Dubitative forms are used to express doubt or an assumption. The dubitative is very closely related to the subjunctive in Japanese.

Rentaikei + かな (ka na) or かなあ (ka naa)

This is a simple dubitative. It illustrates a certain amount of doubt you have concerning the statement you just made. かなあ (ka naa) conveys a more significant amount of doubt than かな (ka na).

Sendai ni ikeru ka na.
I wonder if I can go to Sendai.

Nii-chan ga kaimono shimashita ka naa.
I doubt that my brother did the groceries.

だろう(darou) and でしょう (deshou)

Since だ (da) and です (desu) are contractions of である (de aru) and でございます (de gozaimasu), and have the same contractions as ある (aru) and ございます (gozaimasu) have in the subjunctive form.

である de aruであろう de arou
だ daだろう darou
でございます de gozaimasuでございましょう de gozaimashou
です desuでしょう deshou

They should be translated as “it probably is”. だろう (darou) and でしょう (deshou) can be combined with verbal adjectives.

Maiku-kun ga kuru deshou ne.
Mike is coming, right?

Takai darou.
It must be expensive.

Samukatta deshou.
It must have been cold.

The dubitative in the past tense

The ren’youkei + たろう (tarou) is used for the past tense of the subjunctive form. It undergoes contractions when combined with Group 4 (yodan katsuyou) verbs. Please check the ren’youkei + たろう (tarou) page for more details.

Hana ga kattarou.
He’s probably bought the flowers.

It was probably new.

Ame ga furimashitarou.
It has probably rained.

Akakattarou desu.
It was probably red.

The negative subjunctive form

The rentaikei + まい (mai) is the negative form of the subjunctive form. まい (mai) is placed after the main (or closing) verb, also when that closing verb is in the polite form, but cannot be combined with verbal adjectives.

Group 2 verbs are often contracted or abbreviated by removing the final る (ru).

Kono saki wa maa hanashimasumai.
I’d rather not tell you the rest.

Kare wo matsumai.
I don’t think they’ll wait for him. / They probably won’t wait for him.

Are wa dekirumai.
I don’t think that’s possible. / That probably won’t be possible.

Tabemono de wa arumai.
I don’t think that’s food.

Kodomo ja arumai shi, sore gurai wakatteru yo.
I’m quite aware of that, thank you very much. I’m not a child, you know!

Note: When combining まい (mai) with である (de aru), you should insert the particle は (wa) like in ではない (de wa nai), since まい (mai) also is a negative form.

Rentaikei + そう (sou)

The rentaikei + そう (sou) is used to describe “hearsay”. It is only used for information you got from a third party. It is often followed by a form of “de aru” (da / desu).

Ame ga furu sou desu.
I heard it’s going to rain.

Chikatetsu ga takai sou da.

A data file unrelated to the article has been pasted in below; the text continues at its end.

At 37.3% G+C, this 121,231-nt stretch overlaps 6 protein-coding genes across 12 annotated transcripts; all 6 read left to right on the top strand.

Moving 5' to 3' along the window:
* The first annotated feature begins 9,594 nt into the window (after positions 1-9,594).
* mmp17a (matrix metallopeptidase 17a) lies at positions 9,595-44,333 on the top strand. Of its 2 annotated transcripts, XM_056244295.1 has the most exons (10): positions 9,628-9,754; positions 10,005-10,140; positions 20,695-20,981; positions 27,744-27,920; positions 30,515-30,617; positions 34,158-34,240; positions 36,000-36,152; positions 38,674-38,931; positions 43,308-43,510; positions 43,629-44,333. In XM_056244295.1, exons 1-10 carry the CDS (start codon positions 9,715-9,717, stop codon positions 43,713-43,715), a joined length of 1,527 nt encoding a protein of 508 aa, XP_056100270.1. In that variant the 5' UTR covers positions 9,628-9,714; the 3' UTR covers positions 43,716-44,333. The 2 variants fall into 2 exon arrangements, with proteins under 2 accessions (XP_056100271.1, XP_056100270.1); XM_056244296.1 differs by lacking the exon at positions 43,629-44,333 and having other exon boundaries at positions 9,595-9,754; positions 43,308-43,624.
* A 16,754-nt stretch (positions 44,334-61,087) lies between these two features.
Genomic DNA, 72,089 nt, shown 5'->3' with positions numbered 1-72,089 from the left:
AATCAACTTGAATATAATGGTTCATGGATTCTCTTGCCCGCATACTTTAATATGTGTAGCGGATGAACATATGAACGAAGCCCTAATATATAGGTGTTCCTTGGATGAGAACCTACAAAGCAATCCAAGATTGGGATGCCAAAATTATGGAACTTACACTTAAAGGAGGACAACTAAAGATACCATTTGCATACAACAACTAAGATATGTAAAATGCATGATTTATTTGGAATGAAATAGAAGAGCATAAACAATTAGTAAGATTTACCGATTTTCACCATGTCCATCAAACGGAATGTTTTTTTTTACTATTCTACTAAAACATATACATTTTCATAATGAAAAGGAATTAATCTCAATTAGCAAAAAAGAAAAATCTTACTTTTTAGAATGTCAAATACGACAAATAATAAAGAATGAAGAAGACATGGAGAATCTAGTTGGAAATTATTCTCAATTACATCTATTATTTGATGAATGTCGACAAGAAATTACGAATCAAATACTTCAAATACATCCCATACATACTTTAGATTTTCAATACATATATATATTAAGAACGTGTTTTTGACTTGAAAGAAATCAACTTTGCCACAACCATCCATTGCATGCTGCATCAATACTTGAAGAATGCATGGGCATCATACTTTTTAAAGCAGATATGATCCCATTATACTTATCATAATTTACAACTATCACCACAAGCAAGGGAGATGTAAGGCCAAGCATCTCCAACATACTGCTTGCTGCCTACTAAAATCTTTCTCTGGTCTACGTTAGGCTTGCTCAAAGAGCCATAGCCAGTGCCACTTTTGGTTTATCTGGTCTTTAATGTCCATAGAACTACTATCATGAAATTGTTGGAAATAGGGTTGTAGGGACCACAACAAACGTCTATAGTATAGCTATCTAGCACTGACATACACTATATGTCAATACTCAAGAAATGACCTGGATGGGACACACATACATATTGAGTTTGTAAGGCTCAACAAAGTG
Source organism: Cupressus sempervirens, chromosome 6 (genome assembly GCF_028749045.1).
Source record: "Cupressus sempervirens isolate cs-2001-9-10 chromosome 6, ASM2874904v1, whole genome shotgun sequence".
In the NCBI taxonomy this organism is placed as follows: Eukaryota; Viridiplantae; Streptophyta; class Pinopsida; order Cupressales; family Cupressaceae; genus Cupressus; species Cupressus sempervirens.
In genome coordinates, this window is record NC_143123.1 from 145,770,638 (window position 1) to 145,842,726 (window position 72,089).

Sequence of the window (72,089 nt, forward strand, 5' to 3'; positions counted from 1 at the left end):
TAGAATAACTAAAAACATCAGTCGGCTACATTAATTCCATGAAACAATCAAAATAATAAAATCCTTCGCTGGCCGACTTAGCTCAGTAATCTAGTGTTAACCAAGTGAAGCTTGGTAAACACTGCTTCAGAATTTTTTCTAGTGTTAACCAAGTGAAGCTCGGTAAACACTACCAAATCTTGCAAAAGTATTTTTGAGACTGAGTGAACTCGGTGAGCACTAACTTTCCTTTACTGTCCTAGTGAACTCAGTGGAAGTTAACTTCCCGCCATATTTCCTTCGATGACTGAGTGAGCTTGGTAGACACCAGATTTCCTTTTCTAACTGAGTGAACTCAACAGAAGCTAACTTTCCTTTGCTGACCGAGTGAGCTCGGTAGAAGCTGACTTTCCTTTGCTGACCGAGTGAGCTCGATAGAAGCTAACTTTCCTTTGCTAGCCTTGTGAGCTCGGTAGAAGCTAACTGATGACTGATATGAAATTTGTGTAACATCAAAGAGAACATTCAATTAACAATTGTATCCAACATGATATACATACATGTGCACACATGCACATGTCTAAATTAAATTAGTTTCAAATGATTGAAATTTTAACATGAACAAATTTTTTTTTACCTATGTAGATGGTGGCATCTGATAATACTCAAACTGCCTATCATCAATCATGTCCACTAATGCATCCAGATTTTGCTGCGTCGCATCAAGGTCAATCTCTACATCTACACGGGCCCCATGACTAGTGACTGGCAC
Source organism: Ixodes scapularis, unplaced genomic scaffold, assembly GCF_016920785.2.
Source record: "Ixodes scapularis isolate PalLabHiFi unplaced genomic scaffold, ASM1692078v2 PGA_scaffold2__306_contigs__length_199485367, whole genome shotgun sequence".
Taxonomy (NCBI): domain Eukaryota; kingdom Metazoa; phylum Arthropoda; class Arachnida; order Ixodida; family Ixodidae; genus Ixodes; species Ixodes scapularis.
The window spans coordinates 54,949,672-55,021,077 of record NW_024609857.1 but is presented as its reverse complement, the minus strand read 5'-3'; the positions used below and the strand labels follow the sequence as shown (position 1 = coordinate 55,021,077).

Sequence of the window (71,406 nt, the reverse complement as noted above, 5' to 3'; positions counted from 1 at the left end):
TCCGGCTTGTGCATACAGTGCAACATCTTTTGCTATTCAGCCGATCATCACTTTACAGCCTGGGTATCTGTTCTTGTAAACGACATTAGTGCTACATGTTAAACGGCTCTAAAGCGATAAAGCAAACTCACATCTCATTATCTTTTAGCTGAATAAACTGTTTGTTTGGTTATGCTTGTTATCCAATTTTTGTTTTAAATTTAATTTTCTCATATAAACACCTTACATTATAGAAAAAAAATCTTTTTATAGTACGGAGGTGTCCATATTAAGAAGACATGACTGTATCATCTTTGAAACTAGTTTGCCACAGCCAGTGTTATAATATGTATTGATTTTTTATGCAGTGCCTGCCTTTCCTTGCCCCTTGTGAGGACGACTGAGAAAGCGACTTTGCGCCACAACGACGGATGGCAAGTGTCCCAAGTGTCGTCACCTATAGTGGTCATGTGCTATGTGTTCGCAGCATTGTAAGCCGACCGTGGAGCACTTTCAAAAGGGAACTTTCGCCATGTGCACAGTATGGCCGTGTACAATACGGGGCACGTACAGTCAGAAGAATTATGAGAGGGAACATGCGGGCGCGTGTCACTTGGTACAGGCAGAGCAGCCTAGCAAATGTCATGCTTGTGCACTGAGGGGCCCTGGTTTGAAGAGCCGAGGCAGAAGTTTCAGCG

I heard the subway is expensive.

Nihonsei da sou da.
I heard it’s Japanese-made.

Rentaikei + らしい (rashii)

The rentaikei + らしい (rashii) means “to seem” or “to be like”. らしい (rashii) is a verbal adjective and can be conjugated like any other verbal adjective. らしい(rashii) can also be placed directly after nouns. In these cases, it should be translated as “it’s typically” or “it’s just like”.

Ame ga furu rashii.
It appears to be raining.

Kare ga konai rashii desu.
It seems like he’s not coming.

Rentaikei + よう(な) (you na)

The rentaikei + よう(な) (you na) translates as “similar to” or “to seem that”. It is often followed by a form of “de aru” (da / desu). よう (you) can also be written with the kanji 様 (you). When combined with a verb, よう(な) (you na) describes an impression you have.

Ame ga furu you desu.
It appears to be raining.

Atarashii you da.
It seems new.

Ren’youkei + そう(な) (sou na)

The ren’youkei + そう(な) (sou na), often followed by a form of “de aru” (da / desu) is translated as “it looks like”.

Ame ga furisou da.
It looks like it’s going to rain.

Ame ga furisou na ki ga shimasu.
I have the feeling it will rain.

When combining そう(な) (sou na) with a verbal adjective the く (ku) is dropped:

濃く (koku = ren’youkei) → 濃くそう(な) (koku +sou na) → 濃そう(な) (kosou na)

Oishisou da.
It looks tasty.

Kosou na shiru desu.
It’s a thick looking soup.

Two exceptions exist among the verbal adjectives: ない (nai), meaning “there isn’t” and いい (ii), meaning “to be good”. With these two verbal adjectives the く (ku) is replaced with さ (sa):

なく (naku = ren’youkei) → なくそう(な) (naku +sou na) → なさそう(な) (nasasou na)
よく (yoku = ren’youkei) → よくそう(な) (yoku +sou na) → よさそう(な) (yosasou na)

Tanaka-kun ga konasasou da.
It looks like Tanaka won’t be coming.

Yosasou na jisho da.
The dictionary looks like it’s a good one.

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